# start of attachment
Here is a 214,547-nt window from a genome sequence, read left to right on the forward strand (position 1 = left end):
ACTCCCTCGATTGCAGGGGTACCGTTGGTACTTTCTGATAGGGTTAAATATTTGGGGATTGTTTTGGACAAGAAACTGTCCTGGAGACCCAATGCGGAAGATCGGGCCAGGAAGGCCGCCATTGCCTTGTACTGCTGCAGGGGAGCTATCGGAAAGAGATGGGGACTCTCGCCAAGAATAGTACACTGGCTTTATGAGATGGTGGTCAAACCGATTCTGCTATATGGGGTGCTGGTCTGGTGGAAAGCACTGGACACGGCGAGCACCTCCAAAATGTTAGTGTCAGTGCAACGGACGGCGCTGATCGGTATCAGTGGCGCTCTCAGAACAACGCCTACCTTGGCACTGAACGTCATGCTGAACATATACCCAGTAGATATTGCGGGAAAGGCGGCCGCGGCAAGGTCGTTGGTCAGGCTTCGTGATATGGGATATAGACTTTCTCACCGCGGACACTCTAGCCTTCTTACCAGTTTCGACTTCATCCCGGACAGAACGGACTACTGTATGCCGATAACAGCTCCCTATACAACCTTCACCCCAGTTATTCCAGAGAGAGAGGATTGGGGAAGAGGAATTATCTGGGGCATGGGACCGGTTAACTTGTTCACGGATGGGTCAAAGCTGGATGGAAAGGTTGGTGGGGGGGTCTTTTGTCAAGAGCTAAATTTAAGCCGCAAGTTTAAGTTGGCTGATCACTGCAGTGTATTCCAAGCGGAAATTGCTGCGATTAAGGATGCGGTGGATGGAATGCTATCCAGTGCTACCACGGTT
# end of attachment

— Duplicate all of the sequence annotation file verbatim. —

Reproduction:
Here is a 214,547-nt window from a genome sequence, read left to right on the forward strand (position 1 = left end):
ACTCCCTCGATTGCAGGGGTACCGTTGGTACTTTCTGATAGGGTTAAATATTTGGGGATTGTTTTGGACAAGAAACTGTCCTGGAGACCCAATGCGGAAGATCGGGCCAGGAAGGCCGCCATTGCCTTGTACTGCTGCAGGGGAGCTATCGGAAAGAGATGGGGACTCTCGCCAAGAATAGTACACTGGCTTTATGAGATGGTGGTCAAACCGATTCTGCTATATGGGGTGCTGGTCTGGTGGAAAGCACTGGACACGGCGAGCACCTCCAAAATGTTAGTGTCAGTGCAACGGACGGCGCTGATCGGTATCAGTGGCGCTCTCAGAACAACGCCTACCTTGGCACTGAACGTCATGCTGAACATATACCCAGTAGATATTGCGGGAAAGGCGGCCGCGGCAAGGTCGTTGGTCAGGCTTCGTGATATGGGATATAGACTTTCTCACCGCGGACACTCTAGCCTTCTTACCAGTTTCGACTTCATCCCGGACAGAACGGACTACTGTATGCCGATAACAGCTCCCTATACAACCTTCACCCCAGTTATTCCAGAGAGAGAGGATTGGGGAAGAGGAATTATCTGGGGCATGGGACCGGTTAACTTGTTCACGGATGGGTCAAAGCTGGATGGAAAGGTTGGTGGGGGGGTCTTTTGTCAAGAGCTAAATTTAAGCCGCAAGTTTAAGTTGGCTGATCACTGCAGTGTATTCCAAGCGGAAATTGCTGCGATTAAGGATGCGGTGGATGGAATGCTATCCAGTGCTACCACGGTT